When Red Sox fans hurled peanuts and the N-word toward Orioles outfielder Adam Jones in Fenway Park, it was a reminder of the Boston's racial legacy — particularly around its sports teams.
Boston's reputation as a racist sports town developed through decades of barriers broken and maintained, intertwined with broader struggles for progress along with today's climate of racial tension that sports can't avoid.
Despite its teams and the city making strides on race, Boston still has perceptions of racism to overcome.
"Boston has a reputation, partially left over from a long time ago, that there is more racism within Boston sports," said Richard Lap chick, director of the Institute for Diversity and Ethics in Sport at the University of Central Florida. "The type of incident that happened ... is something I would've expected to read about in Boston 25 years ago."
Jones was given an extended ovation on Tuesday night as he stepped to the plate for his first at-bat, a moment sharply different from what he described Monday night, saying he heard fans call him the N-word and had peanuts thrown in his direction in the dugout, hitting a nearby police officer.
The All-Star said he felt "it was just the right time" to speak out after experiencing previous racial heckling at Fenway over 12 seasons, though he said it was more a sign of larger racial issues than an indictment of Boston or its fans. Several black ballplayers Tuesday said Jones was just describing what they regularly experience.
The Celtics and the Bruins were pioneers in professional basketball and hockey during the 1950s. But the Red Sox were the last Major League Baseball team to field a black player. Pumpsie Green debuted at Fenway in 1959 — more than a decade after Jackie Robinson played for the Dodgers, and even after Willie O'Ree took the ice for Boston in the all-white National Hockey League.
The Red Sox ballpark and offices are located on Yawkey Way, named for franchise owner Tom Yawkey who presided over the team at the time. The Red Sox passed on Robinson in 1945 and also passed on a chance to sign future Hall of Famer Willie Mays.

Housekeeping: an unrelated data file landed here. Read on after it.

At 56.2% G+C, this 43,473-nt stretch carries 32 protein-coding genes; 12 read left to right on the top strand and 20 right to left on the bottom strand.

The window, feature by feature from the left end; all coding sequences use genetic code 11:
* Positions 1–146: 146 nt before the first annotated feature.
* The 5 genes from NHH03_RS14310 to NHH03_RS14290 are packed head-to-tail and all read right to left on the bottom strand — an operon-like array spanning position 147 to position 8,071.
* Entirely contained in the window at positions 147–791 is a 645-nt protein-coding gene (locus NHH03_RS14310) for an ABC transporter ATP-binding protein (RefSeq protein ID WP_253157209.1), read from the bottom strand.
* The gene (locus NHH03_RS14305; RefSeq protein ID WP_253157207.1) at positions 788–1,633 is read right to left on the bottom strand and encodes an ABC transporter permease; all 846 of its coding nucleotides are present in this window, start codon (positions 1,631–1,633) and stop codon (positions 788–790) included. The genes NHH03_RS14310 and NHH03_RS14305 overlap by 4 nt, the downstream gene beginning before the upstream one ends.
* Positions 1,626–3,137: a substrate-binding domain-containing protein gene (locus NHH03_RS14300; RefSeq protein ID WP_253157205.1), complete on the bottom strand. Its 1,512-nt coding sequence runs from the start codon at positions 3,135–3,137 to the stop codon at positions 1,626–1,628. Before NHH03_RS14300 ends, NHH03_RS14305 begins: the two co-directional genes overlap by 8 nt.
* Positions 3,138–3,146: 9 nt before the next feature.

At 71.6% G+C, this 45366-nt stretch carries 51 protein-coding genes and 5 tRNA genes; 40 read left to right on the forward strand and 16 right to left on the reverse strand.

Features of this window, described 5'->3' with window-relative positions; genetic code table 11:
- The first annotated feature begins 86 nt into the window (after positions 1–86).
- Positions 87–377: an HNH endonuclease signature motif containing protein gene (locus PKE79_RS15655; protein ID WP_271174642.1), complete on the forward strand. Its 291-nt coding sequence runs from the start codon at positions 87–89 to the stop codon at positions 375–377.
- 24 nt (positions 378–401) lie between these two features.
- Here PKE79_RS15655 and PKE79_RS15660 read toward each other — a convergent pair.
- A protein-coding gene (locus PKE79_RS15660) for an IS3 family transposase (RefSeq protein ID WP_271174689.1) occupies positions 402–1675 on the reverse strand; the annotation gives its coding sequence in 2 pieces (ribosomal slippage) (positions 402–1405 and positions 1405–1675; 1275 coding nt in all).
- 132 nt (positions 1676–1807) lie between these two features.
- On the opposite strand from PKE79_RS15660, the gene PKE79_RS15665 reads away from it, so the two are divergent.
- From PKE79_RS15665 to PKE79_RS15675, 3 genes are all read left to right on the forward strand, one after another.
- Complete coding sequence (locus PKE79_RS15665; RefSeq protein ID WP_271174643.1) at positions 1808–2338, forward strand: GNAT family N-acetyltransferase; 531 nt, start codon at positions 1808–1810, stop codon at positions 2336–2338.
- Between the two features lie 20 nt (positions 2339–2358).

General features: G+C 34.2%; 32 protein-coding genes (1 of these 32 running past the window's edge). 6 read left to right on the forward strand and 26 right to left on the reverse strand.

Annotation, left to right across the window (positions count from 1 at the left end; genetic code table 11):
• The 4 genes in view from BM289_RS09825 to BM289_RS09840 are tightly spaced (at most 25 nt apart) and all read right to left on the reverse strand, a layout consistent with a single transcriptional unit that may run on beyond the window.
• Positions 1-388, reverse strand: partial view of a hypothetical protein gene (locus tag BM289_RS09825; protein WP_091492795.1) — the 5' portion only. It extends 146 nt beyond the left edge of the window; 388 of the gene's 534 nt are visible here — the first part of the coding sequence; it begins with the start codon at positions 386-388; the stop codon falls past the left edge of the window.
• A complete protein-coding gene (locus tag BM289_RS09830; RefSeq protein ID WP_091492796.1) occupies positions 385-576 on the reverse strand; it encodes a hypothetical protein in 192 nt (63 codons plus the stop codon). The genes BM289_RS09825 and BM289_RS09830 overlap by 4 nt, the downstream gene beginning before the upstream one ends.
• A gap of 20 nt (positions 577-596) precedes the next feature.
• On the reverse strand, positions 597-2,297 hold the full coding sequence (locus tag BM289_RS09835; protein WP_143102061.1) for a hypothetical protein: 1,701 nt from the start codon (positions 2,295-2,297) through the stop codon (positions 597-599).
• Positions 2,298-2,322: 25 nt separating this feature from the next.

The Celtics were the first team to draft a black player, the first to field an all-black starting five and the first to hire a black head coach. Bill Russell was among the league's first black players and champions, but wasn't embraced by fans during his career and was embittered by his experience in Boston for years, though he is now a beloved figure in the city. In the 1980s, the rivalry between the white Celtics Larry Bird and the African-American Lakers star Magic Johnson epitomized the NBA's racial divide. Earlier this season, Celtics forward Jae Crowder, who is black, said he felt "disrespected" by fans openly coveting white potential free agent Gordon Hawyard, who is white, rekindling the debate.
In 2012, some fans upset with the Washington Capitals bouncing the Boston Bruins from the NHL playoffs lobbed racial insults on Twitter toward Joel Ward, a Canadian who is black. And in an episode of Saturday Night Live before the New England Patriots played in the Super Bowl this year, comedian Michael Che called Boston "the most racist city I've ever been to."
Boston fans pride themselves on rabidly supporting one of America's greatest sports cities. While the Sox-Orioles rivalry shouldn't automatically result in racism, "for some white Americans, that's often where they go if they're angry," said University of Hartford sociologist Woody Doane.